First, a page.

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The combat of Astorga of 9 October 1809 was a minor French setback in the autumn of 1809. The French troops in northern Leon and Old Castile were under the command of General Kellerman. He had a small force, containing three battalions of Swiss infantry and four or five French battalions, most of which were tied up in garrisons – of his 3,500 infantry he could only find 2,000 for a field army, supported by his own division of dragoons, 3,000 strong.
In the autumn of 1809 both the Asturias and Galicia were free of any French presence, in the aftermath of Soult’s failure in Portugal and the withdrawal of French troops to the south during the Talavera campaign. The Asturians had taken advantage of this time to fortify and garrison the town of Astorga, on the edge of the mountains bordering the Asturias, but the French were apparently unaware of this.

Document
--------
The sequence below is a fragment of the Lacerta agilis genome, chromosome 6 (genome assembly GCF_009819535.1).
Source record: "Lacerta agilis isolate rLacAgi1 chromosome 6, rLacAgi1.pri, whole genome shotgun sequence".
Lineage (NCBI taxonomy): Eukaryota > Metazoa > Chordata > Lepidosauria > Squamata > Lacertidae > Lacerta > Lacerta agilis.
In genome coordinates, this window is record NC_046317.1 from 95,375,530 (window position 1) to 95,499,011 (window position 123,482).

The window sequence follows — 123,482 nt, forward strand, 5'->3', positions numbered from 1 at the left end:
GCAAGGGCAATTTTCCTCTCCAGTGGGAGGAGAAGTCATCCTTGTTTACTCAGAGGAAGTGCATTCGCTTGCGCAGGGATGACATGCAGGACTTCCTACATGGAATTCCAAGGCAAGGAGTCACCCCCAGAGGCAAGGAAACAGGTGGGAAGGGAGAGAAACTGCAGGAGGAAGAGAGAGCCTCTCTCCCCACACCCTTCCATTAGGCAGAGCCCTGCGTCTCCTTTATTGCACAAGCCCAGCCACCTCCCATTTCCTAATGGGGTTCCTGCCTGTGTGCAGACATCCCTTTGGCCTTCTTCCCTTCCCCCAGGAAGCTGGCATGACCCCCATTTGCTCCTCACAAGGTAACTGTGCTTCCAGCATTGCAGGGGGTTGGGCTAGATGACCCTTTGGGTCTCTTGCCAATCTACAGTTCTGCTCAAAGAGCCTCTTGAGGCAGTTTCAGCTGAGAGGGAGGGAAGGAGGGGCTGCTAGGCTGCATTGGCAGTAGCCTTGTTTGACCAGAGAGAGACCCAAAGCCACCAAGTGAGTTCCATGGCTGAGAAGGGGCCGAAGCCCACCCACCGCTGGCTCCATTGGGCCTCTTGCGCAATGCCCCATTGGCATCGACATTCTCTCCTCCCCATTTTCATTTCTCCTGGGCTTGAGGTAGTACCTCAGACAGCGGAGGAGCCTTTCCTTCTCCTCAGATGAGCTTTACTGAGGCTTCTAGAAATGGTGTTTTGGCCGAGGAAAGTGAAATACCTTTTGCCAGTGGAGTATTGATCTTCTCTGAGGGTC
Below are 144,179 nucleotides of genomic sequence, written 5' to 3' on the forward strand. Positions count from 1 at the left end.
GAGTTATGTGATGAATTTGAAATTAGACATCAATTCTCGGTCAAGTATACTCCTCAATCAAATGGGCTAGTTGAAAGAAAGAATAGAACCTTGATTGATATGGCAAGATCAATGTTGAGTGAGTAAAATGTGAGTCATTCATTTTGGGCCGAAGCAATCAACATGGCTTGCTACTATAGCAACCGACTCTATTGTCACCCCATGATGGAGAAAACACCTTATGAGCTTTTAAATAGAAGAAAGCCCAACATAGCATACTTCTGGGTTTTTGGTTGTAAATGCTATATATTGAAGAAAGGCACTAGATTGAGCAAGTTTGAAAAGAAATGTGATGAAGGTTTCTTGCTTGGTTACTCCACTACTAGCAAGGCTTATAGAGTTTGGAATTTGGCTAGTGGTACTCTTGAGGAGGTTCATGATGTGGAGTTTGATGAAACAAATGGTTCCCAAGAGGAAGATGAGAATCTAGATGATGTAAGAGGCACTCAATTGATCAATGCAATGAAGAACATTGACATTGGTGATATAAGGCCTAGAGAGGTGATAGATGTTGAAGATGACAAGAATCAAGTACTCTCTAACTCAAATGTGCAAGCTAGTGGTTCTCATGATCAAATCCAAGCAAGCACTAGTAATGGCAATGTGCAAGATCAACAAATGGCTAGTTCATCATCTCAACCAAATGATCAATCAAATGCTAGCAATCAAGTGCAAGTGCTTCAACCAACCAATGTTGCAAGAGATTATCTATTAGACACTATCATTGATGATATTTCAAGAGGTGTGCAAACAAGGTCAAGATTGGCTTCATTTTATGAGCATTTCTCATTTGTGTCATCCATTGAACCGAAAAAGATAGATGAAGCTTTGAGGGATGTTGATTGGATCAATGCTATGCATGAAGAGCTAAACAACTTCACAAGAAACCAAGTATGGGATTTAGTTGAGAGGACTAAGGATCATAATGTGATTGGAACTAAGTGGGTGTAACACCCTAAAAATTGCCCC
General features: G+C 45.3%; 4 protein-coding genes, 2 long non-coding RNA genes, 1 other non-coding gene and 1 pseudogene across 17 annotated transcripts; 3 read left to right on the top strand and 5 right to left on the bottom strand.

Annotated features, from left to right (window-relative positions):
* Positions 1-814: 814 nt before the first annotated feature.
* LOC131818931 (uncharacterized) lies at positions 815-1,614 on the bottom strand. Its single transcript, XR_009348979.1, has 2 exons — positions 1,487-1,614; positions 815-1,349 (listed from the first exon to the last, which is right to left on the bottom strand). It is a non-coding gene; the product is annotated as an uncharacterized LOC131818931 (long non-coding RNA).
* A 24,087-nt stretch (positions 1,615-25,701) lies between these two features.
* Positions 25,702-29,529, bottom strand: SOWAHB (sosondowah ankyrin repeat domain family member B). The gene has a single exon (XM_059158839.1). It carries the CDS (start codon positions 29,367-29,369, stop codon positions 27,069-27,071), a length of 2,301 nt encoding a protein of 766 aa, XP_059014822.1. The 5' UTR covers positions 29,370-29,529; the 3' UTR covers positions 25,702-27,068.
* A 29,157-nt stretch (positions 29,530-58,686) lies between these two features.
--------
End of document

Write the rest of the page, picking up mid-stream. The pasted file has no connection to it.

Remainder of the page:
Despite the failure of the Talavera campaign, the Spanish Junta was determined to mount a new campaign in the autumn of 1809. Their plan required the formation of a new Army of the Left, based around Ciudad Rodrigo, and the Junta ordered the Asturians to provide troops for this new order. Kellerman detected this movement, and decided to occupy Astorga, in the hope that he could block this movement.
Unaware that the town was now defended, Kellerman sent 1,200 infantry and two regiments of dragoons, all under the command of General Carrié, to attack the town. On 9 October the French reached the now fortified town. Even though Astorga was much more strongly defended than he had expected, Carrié still launched an attack on the town, which was easily repulsed. Carrié also detected strong Spanish forces in the mountain passes behind Astorga, and decided to withdraw back to Leon.
|A History of the Peninsular War vol.3: September 1809-December 1810 - Ocana, Cadiz, Bussaco, Torres Vedras, Sir Charles Oman. Part three of Oman's classic history begins with the series of disasters that befell the Spanish in the autumn of 1809 and spring of 1810, starting with the crushing defeat at Ocana and ending with the French conquest of Andalusia and capture of Seville, then moves on to look at the third French invasion of Portugal, most famous for Wellington's defence of the Lines of Torres Vedras.|
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